A video about a blind person bringing her guild dog to the MTR station being criticized by other passengers went viral on the Internet lately and the question on whether Hong Kong people are friendly to the handicapped has been raised. From my point of view, the situation is far from satisfactory.
Doubtlessly, the facilities for the disabled constructed in Hong Kong are already well-developed. We can see lifts for the wheelchair users, yellow tactile guide paths for the blind and sign language interpretation services for the deaf everywhere in the city. The discount system in which the handicapped can travel by the public transport using merely $2 has been implemented by the government. Different welfare policies such as Pilot Scheme on Living Allowance for Low-income Carers of Persons with Disabilities are provided and law of Disability Discrimination Ordinance is set up to protect their interests. It seems that the city has done much on providing assistance and is friendly to them.
However, these measures only minimize the inconveniences they face in life. The mindsets of the people towards the disabled still remain unchanged.
First off, a lot of citizens in Hong Kong discriminate against them. Although it may not be that obvious, the problem still exists in many people’s hearts. Take workplace as an example. The latest figure released by the government shows the unemployment rate of the handicapped reaches 6.7%, which is far higher than that of the healthy ones. In a city which emphasizes cost-effectiveness a lot, employers in Hong Kong in general prefer hiring an able-bodied person instead of a disabled one because they think that the handicapped are rather clumsy and the company has to put more efforts and money to address their special needs. For some, they put an equal sign between their ability and their disability and choose not to employ them. Other employees may even laugh at the disabled. People regard themselves as ‘superior’ and those are ‘inferior’. This mindset hinders the citizens to really treat them with equal footing and strive for the well-being of them. So, how can we conclude that our city is friendly to them?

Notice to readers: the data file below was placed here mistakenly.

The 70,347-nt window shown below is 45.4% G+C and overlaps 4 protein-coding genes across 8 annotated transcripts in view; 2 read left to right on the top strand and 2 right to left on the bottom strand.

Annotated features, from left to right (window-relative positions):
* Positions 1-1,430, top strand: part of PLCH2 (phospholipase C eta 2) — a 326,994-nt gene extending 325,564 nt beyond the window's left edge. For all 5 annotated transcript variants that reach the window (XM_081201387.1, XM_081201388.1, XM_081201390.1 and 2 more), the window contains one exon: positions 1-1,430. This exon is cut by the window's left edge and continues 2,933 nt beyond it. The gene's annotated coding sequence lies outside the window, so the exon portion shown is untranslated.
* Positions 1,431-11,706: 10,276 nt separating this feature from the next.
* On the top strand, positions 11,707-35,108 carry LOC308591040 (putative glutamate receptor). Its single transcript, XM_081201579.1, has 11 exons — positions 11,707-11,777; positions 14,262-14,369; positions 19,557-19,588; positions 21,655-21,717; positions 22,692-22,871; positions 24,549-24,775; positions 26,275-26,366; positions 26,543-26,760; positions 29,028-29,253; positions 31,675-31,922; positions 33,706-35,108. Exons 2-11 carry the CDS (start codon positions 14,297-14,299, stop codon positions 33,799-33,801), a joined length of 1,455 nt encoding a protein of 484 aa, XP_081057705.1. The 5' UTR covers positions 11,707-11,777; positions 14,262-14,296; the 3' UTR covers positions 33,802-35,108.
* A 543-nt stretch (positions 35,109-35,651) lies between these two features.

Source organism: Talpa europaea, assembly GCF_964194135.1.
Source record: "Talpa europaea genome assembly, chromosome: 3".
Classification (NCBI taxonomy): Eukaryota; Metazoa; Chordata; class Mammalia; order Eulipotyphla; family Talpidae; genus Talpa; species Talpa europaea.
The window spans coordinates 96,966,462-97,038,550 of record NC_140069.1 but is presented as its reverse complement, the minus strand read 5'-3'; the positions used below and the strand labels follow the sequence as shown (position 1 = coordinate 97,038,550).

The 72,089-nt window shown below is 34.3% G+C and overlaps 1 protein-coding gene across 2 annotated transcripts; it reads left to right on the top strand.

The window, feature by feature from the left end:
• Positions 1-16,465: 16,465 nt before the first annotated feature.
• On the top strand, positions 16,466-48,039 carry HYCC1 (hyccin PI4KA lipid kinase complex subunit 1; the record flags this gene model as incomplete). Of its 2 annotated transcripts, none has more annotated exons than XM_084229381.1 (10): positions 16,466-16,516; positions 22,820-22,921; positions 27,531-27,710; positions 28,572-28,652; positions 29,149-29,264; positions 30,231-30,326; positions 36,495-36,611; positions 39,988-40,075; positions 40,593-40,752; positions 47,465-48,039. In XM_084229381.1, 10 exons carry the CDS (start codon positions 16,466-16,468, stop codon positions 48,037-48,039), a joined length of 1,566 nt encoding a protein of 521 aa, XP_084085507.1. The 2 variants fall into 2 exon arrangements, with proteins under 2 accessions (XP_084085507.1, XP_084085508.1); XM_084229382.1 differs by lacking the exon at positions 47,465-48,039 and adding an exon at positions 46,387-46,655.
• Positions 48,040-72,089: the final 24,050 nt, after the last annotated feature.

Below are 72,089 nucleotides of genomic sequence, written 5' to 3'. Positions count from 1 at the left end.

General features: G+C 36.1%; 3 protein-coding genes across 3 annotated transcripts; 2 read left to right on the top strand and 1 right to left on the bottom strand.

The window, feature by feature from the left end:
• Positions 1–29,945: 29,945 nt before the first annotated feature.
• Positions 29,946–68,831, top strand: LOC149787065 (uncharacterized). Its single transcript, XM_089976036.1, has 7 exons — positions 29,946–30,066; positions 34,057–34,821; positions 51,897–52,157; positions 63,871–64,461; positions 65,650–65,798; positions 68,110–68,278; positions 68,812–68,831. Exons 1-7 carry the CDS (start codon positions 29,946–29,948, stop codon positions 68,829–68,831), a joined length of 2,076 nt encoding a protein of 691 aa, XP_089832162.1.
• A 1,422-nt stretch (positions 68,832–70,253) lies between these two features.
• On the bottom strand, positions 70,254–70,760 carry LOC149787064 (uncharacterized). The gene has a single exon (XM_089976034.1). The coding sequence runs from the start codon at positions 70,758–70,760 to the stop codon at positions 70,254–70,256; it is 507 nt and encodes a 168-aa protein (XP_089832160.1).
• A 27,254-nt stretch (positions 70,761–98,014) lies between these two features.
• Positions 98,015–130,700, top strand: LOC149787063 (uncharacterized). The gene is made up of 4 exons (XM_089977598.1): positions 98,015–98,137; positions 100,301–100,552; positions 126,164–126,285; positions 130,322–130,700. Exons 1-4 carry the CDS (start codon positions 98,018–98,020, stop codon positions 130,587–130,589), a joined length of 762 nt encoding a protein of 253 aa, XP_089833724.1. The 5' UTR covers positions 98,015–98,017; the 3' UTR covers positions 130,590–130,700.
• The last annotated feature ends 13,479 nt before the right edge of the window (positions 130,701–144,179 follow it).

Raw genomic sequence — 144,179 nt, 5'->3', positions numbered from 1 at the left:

Another phenomenon is that Hong Kongers know little about the handicapped. From the example mentioned above, many passengers simply did not recognize the label of ‘guild dog’ on the dog and complained that it was just a pet dog. Some other people may think that the mentally-disabled people are very dangerous and thus not willing to approach them. In fact, the so-called ‘weird’ behaviors are just the ways of expressing themselves. These misunderstandings are the unbridgeable gap between the two communities. If the gap is not filled up, those misconcepts will become the truth. That is the problem of Hong Kong right now, hindering the able-bodies to respect the handicapped, not to mention to treat them well.
Actions have to be taken to change the attitude of people towards the handicapped and civil education is the key to tackling the core of the problem. Only by knowing more will people start walking into others’ shoes and do something out of their heart. We can only call ourselves as ‘friendly’ to them after reaching that stage.
After all, we are all human beings and we should respect each other.